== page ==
At least 10 people were shot and six others injured after a man wearing a gas mask opened fire and threw a smoke canister aboard a moving New York City subway train in the rush hour Tuesday morning, authorities said.
The shooting caused a massive law enforcement response in Brooklyn’s Sunset Park neighborhood and a manhunt for the suspect, officials said.
“This individual is still free, this person is dangerous,” New York Gov. Kathy Hochul said during a press conference.
Police were looking for a man believed to be 5-foot-5 and 180-pound who was carrying a green bouvest at the time of the attack, officials and sources said.
The chaos, which was captured on video and photos, began at about 8:24 a.m. when shots rang out in a Manhattan-bound N train as it was traveling in 36th Street Station, NYPD Commissioner Keechant Sewell said to reporters.
“The suspect was sitting in the train car, the shooting started in the train car,” she said. “When the train drove into the station, the person put on a gas mask. He then opened a bus that was sitting in his bag and then started filling the car with smoke. Then he started shooting.”
None of the injured have life-threatening injuries, and this is not considered an act of terrorism, authorities said.
Police believe they have recovered the suspect’s gun and his bag, which no longer contained unused smoke cans and fireworks, law enforcement sources told NBC New York.
The gun used in the attack may have limited Tuesday’s rampage injuries, sources said.
Passengers, including some of the injured, stumbled off the train – with some of them boarding an R train across the platform to get away, witnesses and law enforcement sources told NBC New York.
In addition to the 10 shots, at least six others were injured in the intense rush to get away from the N train, the FDNY said.
Scene was ‘like a horror movie’
Commuter Kenneth Foote-Smith said the scene was “like a horror movie”.
He said he heard gunshots from a neighboring car when it was full of smoke. And added to the panic, riders fleeing the smoky car could not get into his car for safety because of a blocked door, Foote-Smith said.
The train stopped just short of the station, possibly for a red light, leading to more panic.
“We can not even see the faces of the people in the train car anymore,” Foote-Smith told NBC New York.
“Luckily we pull up at the station very soon after that. And we all walk out when the doors open, and it’s absolutely bedridden. People are fleeing up the stairs. Luckily an R-train is approaching, there are people running in the R train. “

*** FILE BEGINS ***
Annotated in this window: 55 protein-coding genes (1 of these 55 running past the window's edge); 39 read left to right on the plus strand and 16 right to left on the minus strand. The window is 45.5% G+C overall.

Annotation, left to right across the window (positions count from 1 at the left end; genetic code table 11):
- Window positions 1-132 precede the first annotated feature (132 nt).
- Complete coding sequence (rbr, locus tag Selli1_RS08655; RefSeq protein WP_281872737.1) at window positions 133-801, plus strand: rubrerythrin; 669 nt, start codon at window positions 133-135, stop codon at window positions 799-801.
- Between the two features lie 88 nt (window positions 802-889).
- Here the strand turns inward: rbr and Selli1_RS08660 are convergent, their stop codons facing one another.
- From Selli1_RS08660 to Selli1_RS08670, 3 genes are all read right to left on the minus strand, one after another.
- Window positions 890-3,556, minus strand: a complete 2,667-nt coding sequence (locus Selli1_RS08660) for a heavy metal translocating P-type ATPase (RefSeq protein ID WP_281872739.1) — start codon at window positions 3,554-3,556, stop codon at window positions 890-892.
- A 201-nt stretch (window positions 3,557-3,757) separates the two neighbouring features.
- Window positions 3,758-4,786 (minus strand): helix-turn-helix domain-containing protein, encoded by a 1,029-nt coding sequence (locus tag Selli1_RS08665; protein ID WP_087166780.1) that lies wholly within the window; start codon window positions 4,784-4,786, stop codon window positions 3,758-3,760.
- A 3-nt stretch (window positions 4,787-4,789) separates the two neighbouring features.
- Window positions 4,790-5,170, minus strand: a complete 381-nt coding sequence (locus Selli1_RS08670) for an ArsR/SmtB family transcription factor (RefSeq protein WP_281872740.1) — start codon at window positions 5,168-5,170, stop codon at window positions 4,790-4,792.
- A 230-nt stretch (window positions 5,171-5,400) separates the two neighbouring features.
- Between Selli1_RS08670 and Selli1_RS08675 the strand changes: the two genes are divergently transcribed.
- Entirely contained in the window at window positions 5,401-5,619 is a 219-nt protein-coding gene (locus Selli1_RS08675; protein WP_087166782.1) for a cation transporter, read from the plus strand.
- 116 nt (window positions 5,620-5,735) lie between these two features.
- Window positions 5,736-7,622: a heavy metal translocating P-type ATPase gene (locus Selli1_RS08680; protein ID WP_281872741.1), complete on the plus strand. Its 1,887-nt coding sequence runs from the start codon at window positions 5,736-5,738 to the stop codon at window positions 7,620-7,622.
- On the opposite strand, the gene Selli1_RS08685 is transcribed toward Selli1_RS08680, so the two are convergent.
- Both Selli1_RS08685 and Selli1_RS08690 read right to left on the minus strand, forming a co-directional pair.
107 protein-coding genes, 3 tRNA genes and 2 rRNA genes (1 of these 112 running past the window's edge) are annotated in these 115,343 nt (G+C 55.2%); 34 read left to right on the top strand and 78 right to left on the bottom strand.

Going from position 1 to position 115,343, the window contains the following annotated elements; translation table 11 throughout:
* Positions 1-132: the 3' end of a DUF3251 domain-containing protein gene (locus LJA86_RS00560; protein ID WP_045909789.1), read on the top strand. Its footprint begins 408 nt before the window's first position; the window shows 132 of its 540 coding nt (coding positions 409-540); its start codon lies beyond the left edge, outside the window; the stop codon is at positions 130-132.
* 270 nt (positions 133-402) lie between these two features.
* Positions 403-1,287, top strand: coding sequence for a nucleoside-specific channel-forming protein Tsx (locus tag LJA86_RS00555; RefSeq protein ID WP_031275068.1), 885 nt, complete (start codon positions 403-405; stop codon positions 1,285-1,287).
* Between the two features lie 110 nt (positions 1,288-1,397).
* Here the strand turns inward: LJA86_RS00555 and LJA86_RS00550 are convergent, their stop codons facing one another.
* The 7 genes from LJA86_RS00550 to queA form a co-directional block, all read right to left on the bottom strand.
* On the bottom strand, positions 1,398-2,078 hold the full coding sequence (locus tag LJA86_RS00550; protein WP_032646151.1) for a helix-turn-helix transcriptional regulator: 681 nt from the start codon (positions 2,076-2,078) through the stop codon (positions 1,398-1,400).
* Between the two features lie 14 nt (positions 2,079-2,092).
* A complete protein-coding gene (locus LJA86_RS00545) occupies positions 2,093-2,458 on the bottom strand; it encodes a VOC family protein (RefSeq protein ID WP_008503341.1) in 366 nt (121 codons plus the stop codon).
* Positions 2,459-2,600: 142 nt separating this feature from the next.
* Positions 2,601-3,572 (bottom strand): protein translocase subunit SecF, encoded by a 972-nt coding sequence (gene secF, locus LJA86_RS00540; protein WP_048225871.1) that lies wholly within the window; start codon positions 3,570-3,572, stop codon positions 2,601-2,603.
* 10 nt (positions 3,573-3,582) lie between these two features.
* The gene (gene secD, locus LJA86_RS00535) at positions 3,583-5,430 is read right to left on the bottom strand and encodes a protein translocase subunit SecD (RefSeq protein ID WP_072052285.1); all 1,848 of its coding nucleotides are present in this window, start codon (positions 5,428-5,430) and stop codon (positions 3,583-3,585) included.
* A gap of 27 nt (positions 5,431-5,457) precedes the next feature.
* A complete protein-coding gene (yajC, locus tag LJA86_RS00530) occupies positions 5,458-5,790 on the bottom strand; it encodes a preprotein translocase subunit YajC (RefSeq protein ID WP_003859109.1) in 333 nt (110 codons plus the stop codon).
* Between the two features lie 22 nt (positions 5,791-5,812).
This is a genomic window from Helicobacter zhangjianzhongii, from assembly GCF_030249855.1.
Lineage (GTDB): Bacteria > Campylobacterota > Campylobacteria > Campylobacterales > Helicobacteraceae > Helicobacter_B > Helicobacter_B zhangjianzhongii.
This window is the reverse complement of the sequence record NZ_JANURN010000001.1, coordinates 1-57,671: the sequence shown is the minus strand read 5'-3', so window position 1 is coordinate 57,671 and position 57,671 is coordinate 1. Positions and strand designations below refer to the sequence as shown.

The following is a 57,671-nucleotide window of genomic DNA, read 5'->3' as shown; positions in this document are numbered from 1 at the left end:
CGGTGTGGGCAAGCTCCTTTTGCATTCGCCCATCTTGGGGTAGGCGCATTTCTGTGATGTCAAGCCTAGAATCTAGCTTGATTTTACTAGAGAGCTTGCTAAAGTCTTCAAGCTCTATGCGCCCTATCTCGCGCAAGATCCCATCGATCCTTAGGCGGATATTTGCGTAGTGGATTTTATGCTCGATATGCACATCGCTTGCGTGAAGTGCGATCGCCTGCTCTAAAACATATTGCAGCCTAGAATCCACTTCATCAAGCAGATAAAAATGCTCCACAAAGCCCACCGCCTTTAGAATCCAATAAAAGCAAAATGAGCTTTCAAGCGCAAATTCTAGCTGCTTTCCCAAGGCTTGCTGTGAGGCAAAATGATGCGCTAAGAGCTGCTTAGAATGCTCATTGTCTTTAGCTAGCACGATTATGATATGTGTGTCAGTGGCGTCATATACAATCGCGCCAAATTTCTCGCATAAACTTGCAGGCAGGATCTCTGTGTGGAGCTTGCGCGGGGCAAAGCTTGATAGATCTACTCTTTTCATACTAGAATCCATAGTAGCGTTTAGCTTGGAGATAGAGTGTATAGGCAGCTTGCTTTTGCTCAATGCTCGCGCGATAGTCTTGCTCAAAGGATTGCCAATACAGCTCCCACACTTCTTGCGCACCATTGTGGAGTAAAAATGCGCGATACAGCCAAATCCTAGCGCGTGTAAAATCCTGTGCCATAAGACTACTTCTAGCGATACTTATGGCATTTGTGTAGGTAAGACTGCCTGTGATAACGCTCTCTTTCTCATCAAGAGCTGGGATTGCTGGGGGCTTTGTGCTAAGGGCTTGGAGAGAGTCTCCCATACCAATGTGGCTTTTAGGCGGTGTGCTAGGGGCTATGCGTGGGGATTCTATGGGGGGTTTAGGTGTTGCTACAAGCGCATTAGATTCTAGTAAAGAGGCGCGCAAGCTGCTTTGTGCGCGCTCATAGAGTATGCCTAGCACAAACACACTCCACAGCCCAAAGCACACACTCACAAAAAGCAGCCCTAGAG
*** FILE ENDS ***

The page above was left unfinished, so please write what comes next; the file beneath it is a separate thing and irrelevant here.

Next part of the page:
The FDNY initially reported that several non-detonated devices were found at the scene, but the NYPD later said no “active explosive devices” were located immediately.
Several commuters posted images of bloodshed and smoke in the Brooklyn subway station immediately after the attack.
Former NYPD Commissioner Dermot Shea urged the public not to jump to conclusions based on initial reports.
“It’s important to know, in such a scene it can be chaotic. You can enter all sorts of information and train researchers to then search it to determine what the reality is against what one is observing in a split second,” Shea said. MSNBC.
No train service, schools locked
The station where Tuesday’s chaos took place is a busy junction where the D, N and R lines run. The service on those trains was disrupted for hours.
The D and N are particularly popular lines because they make expression stops in Midtown Manhattan.
Mobile phones across the five boroughs buzzed hours after the incident, telling New Yorkers to stay away from that Sunset Park neighborhood.
Two schools were shut down and most stores nearby were evacuated, NBC New York reported.
National leaders offer prayers, assistance
President Joe Biden has been informed about the shooting of the subway. Senior White House staffers are in contact with New York City Mayor Eric Adams and Sewell to provide all assistance as needed.
Tuesday’s bloodshed comes as New York City companies and employees wrestle with debates over returning to office and whether workers should be forced to return to headquarters that they have barely seen in the past two years because of the Covid-19 pandemic.
“This morning ordinary New Yorkers woke up in anticipation of a relatively normal day. They left their homes, they went to school, they went to work,” Hochul said.
“That sense of calm and normalcy was disturbed, brutally disturbed, by an individual so cold-hearted and devastated at heart that (he) had no worries about the individuals they attacked while simply going through their daily lives.”
Alec Hernandez en Doha Madani contributed,